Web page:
Back on July 28, I kicked off a test of three different types of yeast. I inoculated some Welch’s grape juice with K1 V1116, EC1118, and D-47. The K1 and EC got off to a quick, foamy start, but were mostly done after a week, and completely done after two. The D-47 was slower to get started and is still going. I didn’t want the the first two hanging out there without active CO2 production going on for too long, so with Tressa’s help, I measured and extracted them.
I moved them up to the kitchen counter and used my deconstructed auto-siphon to old-school-siphon them out into a wine thief, where I measured the specific gravity. Both were exactly at 1.000. So, fermentation was pretty complete. The Welch’s started out at about 1.098, so I was looking at about 13% alcohol there.
If you squint past the cultural debates and try to focus on the winemaking practices that are connected to what’s considered natural wine, I think it can be boiled down to a few elements: sustainably grown and sourced grapes; no adjustments for acid, tannin, etc.; minimal (if any) sulfite addition; no added commercial yeast.
There are a lot of holes, debates, and expansions in that list above, for sure. But, when you get tired of going deep into these debates, that’s perhaps the least objectionable zone that could get closest to a definition.
Why is everyone talking about natural wine right now?
I linked to a bunch of articles and blog posts above. But, therearemanymore where those came from.
It had developed a thin, but notable layer of yeast down at the bottom of the carboy. The bubbles from the degassing CO2 at the top were starting to dissipate as well. I figured that it would be good to get it off the yeast residue and that the racking would speed up the degassing process. I grabbed a sip as I racked and was pleasantly surprised. It was certainly still bubbly but pleasantly acidic and not overly sweet.
The racking process left me with a bit of headspace again, but I fortunately had a bottle of Frey white hanging out in the basement. I used about half that bottle to get the level back up. (Does that count as an additive?)
One thing I’ve always seen as a blind spot for me is the selection of yeast. It’s the linchpin to the development of wine, but here I am: guessing at what to use based on what I’m reading in online charts and anecdotes. In the theme of this blog then: time to document this stuff. Let’s figure out what the differences are between the major commercial yeasts out there.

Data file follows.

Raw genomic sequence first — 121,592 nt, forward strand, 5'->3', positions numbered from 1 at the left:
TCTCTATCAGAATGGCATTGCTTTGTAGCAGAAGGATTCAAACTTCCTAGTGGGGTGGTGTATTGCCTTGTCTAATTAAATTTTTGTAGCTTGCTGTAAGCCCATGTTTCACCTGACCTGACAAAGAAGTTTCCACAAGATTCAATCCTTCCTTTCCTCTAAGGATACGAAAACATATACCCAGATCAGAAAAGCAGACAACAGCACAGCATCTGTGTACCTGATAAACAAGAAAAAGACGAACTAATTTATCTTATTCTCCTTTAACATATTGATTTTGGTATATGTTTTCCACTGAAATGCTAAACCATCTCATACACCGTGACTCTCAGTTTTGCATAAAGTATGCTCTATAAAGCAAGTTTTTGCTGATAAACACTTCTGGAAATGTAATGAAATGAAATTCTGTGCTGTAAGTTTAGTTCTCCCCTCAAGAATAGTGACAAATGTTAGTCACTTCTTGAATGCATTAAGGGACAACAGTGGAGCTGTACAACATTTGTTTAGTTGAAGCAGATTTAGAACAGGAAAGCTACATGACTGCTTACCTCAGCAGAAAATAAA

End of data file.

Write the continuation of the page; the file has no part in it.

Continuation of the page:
Now, yes, I did just narrow this to commercial yeast strains and cut out the wild strains that some of my favorite wines/wineries use. But that can’t really be replicated (as I have discovered!) without a great deal of trespassing in the dead of night. I could test any wild strains that are hanging out in my basement — I have heard that a former tenant a few decades ago made wine down there — but it’s hard to see that it would be replicable in the future. So if I’m going to run some tests, I’m pretty much limited to the commercial yeast strains.
The Testing Plan
So here’s the plan as it stands today: I hope to run three different trials of yeast, testing three strains each trial, in three one-gallon jugs. In an effort to keep as many variables constant as possible, I’ll be using the same juice medium and storing them in the same dark closet which typically stays in the neighborhood of 68 degrees.
I’ll run each fermentation until it stops. This may be different for the different strains, so it wouldn’t surprise me if one finished up before the others. What I hope to do is taste it once when fermentation has stopped and then again a few weeks later to see if anything has changed. As I’m writing this, I think that means that I just committed to bottling.
But, it’s not every day that I come across a wine that tickles my interest in the way that makes me say, “wow, I want to make something like this.” That’s not to say that don’t often drink wines quite like. I just don’t get that feeling from a lot of wines that I nonetheless really enjoy. I think it’s something different than pure enjoyment that triggers my winemaking desires So, what sets it apart?
That wholeFroZin affair I wrote about? That was all in preparation for an attempt using fresh grapes from last years harvest. I thought of the frozen must as a test run for the real thing come September.
Choosing the varietal
I did want to make it a bit easier on myself though, so I decided I’d use pressed white juice bought through Brehm. Other than the frozen Zinfandel must, my experience up until this point had been with kits: a successful white and two mediocre reds. The choice of pressed white juice was playing it safe: better memories of success and no skins to deal with.
I browsed Brehm’s site for white varietals that could be picked up within driving distance of San Francisco and settled on the Chardonnay from Tolay Springs Vineyard (basically the only option that suited my criteria). I ordered 6.5 gallons of it in August and waited.